Karim (Kay) Nasser is a business legend in Saskatchewan, although you wouldn't know it from the modest home he has lived in since 1968, or by the 1997 Mercury Cougar in his garage. This low-key millionaire has been a property developer, an inventor, a professor and now a major donor to the University of Saskatchewan. At 83, he's planning to leave another legacy - as a partner in a long-delayed $250-million development that, if built, would change the face of Saskatoon's downtown riverfront.
I grew up in a village in the mountains of Lebanon, 20 miles from Beirut. We had a one-room house and a little farm. My father was a contractor, but his profession was a mason. The minute I could carry a shovel, I had to help him in construction.
I came to this part of the world for higher education.
I was in the United States for a year to get my master's [in engineering] Later, I came for my PhD at the University of Saskatchewan. I drove into Saskatoon in October, 1961.
I fell in love with it.
In the 1960s, I developed equipment for testing concrete, including one item that is very well known - the K-Slump Tester (the K is for my first initial). It was first used in building the CN Tower in Toronto, and it is still used today.
I went to work with a Canadian engineering firm, mostly during the summers. I met one of their clients who had a farming background, and he was putting up an apartment building. I asked how he could do that when his background was farming. He said, "All I need is my hard work and my knowledge of the trades." He would get a loan from the bank and by the time he had finished the apartments, he didn't need any of his own money. "I just have my own sweat," he said.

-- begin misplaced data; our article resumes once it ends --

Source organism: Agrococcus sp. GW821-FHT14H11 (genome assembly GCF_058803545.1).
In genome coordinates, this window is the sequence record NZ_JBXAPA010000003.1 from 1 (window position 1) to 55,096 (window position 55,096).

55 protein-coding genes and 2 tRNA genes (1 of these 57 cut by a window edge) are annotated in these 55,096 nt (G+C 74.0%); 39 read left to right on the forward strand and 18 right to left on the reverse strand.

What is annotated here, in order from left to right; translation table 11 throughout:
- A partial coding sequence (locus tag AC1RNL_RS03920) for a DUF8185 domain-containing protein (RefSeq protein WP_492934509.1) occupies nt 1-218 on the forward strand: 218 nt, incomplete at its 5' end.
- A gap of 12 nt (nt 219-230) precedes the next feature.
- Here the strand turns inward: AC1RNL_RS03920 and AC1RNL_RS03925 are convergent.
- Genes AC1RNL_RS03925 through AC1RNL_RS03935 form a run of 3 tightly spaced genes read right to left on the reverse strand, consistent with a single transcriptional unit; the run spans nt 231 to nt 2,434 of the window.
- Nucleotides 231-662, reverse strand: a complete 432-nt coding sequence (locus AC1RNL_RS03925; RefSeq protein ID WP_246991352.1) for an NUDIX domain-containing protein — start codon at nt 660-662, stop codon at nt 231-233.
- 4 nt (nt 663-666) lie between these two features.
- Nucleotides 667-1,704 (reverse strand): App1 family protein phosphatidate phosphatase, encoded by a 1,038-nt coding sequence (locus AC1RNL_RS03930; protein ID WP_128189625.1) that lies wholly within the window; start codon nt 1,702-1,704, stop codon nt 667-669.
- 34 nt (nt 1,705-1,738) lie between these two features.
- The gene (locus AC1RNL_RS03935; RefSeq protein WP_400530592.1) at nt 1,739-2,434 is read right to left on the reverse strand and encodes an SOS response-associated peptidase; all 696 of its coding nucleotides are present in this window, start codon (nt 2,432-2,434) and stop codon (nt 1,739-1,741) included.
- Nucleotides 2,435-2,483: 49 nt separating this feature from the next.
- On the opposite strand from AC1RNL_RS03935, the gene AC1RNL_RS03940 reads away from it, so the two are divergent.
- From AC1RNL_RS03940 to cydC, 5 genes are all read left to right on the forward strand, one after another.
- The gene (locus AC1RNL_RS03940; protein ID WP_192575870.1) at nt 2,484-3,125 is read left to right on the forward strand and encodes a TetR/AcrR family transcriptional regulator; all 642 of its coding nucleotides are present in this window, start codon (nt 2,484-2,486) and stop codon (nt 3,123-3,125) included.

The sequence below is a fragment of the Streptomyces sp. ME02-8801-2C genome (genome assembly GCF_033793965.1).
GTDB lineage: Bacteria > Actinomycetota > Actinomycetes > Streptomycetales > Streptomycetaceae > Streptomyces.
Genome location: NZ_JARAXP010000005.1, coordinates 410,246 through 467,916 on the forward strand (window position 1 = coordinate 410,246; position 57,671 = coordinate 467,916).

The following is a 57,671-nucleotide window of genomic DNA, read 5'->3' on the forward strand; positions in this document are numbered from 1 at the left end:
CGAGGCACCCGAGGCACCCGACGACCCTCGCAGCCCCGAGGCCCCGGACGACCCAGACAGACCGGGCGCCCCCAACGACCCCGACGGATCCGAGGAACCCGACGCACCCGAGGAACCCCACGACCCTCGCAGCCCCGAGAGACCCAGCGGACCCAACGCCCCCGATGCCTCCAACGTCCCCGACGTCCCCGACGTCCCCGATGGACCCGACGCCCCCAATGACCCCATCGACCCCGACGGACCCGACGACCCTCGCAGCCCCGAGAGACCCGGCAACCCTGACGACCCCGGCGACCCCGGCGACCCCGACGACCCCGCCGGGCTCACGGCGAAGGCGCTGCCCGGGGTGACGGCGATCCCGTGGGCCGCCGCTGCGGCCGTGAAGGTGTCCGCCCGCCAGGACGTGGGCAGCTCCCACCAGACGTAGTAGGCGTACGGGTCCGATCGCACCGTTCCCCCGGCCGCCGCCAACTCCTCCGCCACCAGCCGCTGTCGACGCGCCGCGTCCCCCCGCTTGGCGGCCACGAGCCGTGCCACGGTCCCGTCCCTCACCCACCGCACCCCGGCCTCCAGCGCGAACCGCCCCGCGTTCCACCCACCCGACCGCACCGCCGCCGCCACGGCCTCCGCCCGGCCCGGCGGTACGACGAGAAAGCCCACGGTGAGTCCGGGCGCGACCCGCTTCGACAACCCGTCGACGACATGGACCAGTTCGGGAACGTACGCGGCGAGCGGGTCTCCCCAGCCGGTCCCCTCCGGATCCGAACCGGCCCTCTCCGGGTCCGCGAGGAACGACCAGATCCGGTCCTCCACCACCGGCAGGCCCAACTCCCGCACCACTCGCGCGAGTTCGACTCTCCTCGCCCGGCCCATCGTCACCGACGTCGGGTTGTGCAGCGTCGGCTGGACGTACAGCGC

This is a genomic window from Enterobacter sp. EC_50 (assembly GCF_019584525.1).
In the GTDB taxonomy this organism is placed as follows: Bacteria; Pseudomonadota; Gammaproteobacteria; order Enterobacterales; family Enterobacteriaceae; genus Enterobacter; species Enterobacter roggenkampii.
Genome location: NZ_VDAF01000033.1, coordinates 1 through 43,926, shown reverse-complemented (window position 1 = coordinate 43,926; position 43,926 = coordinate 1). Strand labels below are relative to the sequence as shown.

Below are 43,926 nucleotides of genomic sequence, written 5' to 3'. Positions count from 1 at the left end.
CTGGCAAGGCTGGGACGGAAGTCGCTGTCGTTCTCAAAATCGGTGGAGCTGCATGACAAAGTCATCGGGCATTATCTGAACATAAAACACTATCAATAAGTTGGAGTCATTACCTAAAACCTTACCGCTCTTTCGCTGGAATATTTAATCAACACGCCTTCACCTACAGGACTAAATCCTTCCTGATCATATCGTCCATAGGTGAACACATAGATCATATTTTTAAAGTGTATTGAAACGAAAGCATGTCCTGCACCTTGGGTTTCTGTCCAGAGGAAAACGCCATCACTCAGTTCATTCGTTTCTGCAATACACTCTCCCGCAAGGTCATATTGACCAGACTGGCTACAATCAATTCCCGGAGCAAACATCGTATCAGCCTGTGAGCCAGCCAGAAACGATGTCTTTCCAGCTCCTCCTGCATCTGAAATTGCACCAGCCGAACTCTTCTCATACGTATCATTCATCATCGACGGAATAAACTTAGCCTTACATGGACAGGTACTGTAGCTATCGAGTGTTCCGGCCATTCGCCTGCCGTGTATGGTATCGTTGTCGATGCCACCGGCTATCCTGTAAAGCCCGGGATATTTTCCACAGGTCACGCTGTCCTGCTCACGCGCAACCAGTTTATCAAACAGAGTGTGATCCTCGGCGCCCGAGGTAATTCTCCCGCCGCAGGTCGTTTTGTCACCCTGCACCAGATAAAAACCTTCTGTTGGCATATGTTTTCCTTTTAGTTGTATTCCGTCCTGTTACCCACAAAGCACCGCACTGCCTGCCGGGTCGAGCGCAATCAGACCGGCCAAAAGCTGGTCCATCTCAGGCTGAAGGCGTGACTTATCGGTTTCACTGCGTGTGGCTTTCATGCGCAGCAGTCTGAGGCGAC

The next summer, I built one eight-unit building. The bank was very friendly. After they heard my background, they said, "We will give you a line of credit even though you have no money." That's how I started, in 1964.
THE SNOWBALL EFFECT
From then on, every summer, I would build one, two or three small apartment buildings. Soon, I had lots of people employed, and it grew and grew. The minute the cash flow started coming in, I told my wife, Dora, and the family, "We are going to live on the salary of a professor-period." As landlords, we went through several stages of the economy. During one slump, we had to move from a house we were renting, to live in the apartment building so we could pay the mortgage.
We lived decently, we kept going and the cash flow started building up. Finally, we were able to buy and renovate existing buildings. By the time we sold most of the residential property two years ago, we had about 440 units. The timing was good. We have commercial property now and it is going well. The economy is growing here.
THE HOME FRONT
I have made all my money here in Saskatoon, and I am very grateful. The city had been trying for 30 years to develop the riverfront. The original developer tried to get funds from Europe, the economy crashed and things did not work out. We had a little extra cash, so why not get the project revived?
It is much better to put your money in property than many other things - as long as you can hold on to it through the downtimes. We have always made sure the cash flow is enough to pay for it, and to keep managing our debt. There is a proverb I learned from my father when I was growing up: A basket full of seeds or roots is much more valuable than the same basket full of money. The money can go away, but with the seeds and roots, you can grow them and survive with them.
I had cousins who inherited money from their parents and, after two or three years, they had nothing. That keeps coming into my mind, talking to my own children. I say, "This is what can happen if you don't look after your money."
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